Paul W.S. Anderson has never been a director of story or character; instead, as he had demonstrated with five chapters of the 'Resident Evil' franchise, it's all about giving his audience the most bang for their buck with pure action spectacle. And just as he did with zombies previously, Anderson spares nothing in recreating the destruction of the ancient Italian city laid to waste by the eruption of Mount Vesuvius in A.D. 72, so rest assured that it does deliver genuine spectacle as it promises.
The only catch? The volcano only erupts an hour into the movie, which also means that Anderson has to grapple with his twin Achilles' heels of story and character for that same duration. We won't kid you - the wait till fire and ash rains down from the legendary mountain is quite literally a slog. The fault isn't entirely Anderson's; though the leaden direction is to blame for the cliché-ridden melodrama, it is the screenwriters Michael Robert Johnson (Sherlock Holmes), Janet Scott Batchler and Lee Batchler (Batman Forever) who are responsible for the utterly pedestrian script and some truly cringe-worthy dialogue.
What they have done essentially is to take a gladiator drama and throw in a 'rich girl/ poor boy' romance in the vein of 'Titanic' as a pretext for the inevitable eruption, with the former relatively more fleshed out than the latter. To set the stage, we see a young Celtic boy watching his parents being murdered by the ruthless Corvus (Kiefer Sutherland) and his top soldier Proculus (Sasha Roiz), both Roman guards whom you know the same older boy will come face to face with later on. Fast forward to seventeen years later and the boy named Milo has developed into a strapping gladiator known as 'The Celt', picked out amidst a grubby Londinium arena for the big league in Pompeii.
Milo's meet-cute with his romantic interest Cassia (Emily Browning) happens en route to Pompeii, when the latter's carriage becomes stuck in the mud and causes one of her horses to suffer a severe fall. In an act of kindness, Milo kills the horse with his bare hands to put him out of its misery, and immediately earns Cassia's fondness. Back in Pompeii, Cassia's father Severus (Jared Harris) and mother (Carrie Anne-Moss) play host to Corvus and his Roman entourage, whose favour they depend on to fund their plan to revitalise the city by building aqueducts. Turns out however that Corvus is only doing so to force Cassia's hand in marriage, whom he unsuccessfully courted while the latter was still back in Rome.
In the meantime, Milo forges an acquaintance with Atticus (Adewale Akinnuoye-Agbaje), one of the fiercest fighters who is according to the law just one fight away from earning his freedom. Needless to say, Atticus soon finds that his masters have no intention of honouring the law, and instead of being opponents, Milo and Atticus team up to rebel against their captors. All this culminates in a nicely shot showdown in the town's coliseum, where Milo and Atticus take on an entire Roman battalion in order to simulate Corvus' invasion of the Celtic homeland.
From that time on, Anderson's best instincts as a filmmaker take over, injecting the moribund proceedings with a much-needed shot of life that immediately jolts his viewer out of his seat. The sight of Vesuvius starting to boil over is a truly humbling one, even more so when it starts to rain fire, rock and lava down on the hapless citizens of Pompeii, not excluding our protagonists. Anderson skilfully cuts between wide shots offering birds-eye views of the scale of the devastation and close-ups of the disaster from the point of view of its victims, and it is to his credit - as well as that of his cinematographer Glen MacPherson and VFX supervisor Dennis Berardi - that we are simply and surely transfixed.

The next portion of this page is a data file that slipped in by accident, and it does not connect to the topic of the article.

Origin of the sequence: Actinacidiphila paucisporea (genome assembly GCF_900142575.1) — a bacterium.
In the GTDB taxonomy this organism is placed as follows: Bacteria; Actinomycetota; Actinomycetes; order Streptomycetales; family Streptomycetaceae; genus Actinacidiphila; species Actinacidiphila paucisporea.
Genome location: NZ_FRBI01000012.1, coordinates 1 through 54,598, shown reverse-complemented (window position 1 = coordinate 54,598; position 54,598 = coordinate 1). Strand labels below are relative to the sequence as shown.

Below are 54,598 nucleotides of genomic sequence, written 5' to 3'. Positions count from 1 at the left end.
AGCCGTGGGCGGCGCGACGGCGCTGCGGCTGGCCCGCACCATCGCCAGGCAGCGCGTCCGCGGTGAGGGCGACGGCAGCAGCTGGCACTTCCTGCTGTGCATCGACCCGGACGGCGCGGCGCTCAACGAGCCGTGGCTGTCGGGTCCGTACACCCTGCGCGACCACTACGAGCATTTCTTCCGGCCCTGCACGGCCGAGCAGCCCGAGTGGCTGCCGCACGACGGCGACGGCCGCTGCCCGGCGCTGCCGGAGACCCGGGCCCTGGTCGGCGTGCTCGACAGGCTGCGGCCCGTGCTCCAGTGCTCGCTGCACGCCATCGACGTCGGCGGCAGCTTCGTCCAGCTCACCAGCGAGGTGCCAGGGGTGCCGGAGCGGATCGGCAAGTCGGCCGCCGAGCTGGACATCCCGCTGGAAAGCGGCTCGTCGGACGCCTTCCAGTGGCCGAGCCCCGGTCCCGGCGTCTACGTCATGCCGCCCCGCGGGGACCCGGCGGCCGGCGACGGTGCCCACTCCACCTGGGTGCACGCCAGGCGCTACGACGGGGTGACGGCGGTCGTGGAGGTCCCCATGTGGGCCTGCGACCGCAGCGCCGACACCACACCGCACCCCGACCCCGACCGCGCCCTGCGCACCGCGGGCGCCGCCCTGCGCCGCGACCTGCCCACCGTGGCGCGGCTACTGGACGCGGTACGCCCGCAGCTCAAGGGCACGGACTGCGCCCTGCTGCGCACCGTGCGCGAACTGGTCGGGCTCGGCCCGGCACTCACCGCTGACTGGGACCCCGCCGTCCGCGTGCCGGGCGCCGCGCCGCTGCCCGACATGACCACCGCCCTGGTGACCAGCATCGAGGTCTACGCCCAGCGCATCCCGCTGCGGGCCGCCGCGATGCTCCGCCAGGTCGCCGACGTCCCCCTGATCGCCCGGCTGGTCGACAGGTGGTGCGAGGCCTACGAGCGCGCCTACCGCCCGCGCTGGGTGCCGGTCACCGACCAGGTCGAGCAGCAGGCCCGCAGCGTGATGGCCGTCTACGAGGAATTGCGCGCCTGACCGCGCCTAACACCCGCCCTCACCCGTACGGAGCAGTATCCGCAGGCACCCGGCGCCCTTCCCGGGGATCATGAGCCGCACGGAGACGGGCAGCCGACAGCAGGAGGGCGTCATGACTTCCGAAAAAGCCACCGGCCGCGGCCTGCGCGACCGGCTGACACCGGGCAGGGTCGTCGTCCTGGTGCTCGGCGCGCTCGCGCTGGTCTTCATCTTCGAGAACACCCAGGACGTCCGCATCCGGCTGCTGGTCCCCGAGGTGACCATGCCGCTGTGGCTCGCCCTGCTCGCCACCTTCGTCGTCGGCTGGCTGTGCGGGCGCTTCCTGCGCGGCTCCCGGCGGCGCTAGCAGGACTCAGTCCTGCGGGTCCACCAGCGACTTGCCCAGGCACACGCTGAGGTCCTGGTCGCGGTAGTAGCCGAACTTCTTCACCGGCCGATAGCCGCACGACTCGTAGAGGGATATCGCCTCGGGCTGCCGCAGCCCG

Lest you think it's all about the volcano, well the calamity turns out to be much more multi-faceted. Besides watching out for fire and rock from above, those looking for a way out of Pompeii are also either swallowed into the ground as the earth underneath them collapses or are swept away by an enormous tsunami precipitated by the tectonic forces causing the same eruption. As if that weren't enough, our star-crossed lovers also have to contend with Corvus' relentless pursuit, while Atticus proves a more than worthy ally against Proculus. Anderson channels his best inner Roland Emmerich to ensure that his disaster movie never has a boring moment once nature's tragedy strikes, and let's just say the last 45 mins is tense and exciting stuff.
Even so, Anderson threatens to be undone by a perennially weak link in his movie, and that is the quality of the acting. 'Game of Thrones' star Kit Harrington is no less wooden than he was in the HBO miniseries, and there is almost zero chemistry between him and 'Sucker Punch' actress Emily Browning. Though '24' star Kiefer Sutherland looks out of place in a sword and scandal epic like this, he proves more entertaining than our leads in a borderline campy manner. The best of the lot is without a doubt Adewale, who brings unexpected dignity and gravitas to his role in a movie that generally demands much less from its performers.
But really, one should not expect differently from 'Pompeii', which as we said at the beginning is no more than an opportunity for Anderson to leverage on historical events to deliver an action-filled disaster movie packed with visual spectacle. As long as you can get past that first hour, the prolonged cataclysmic climax will grip, astound and awe you - and since this is meant to be a disaster movie first and an action- romance second, the priorities are just right.
78 out of 128 found this helpful.
Was this review helpful? Sign in to vote.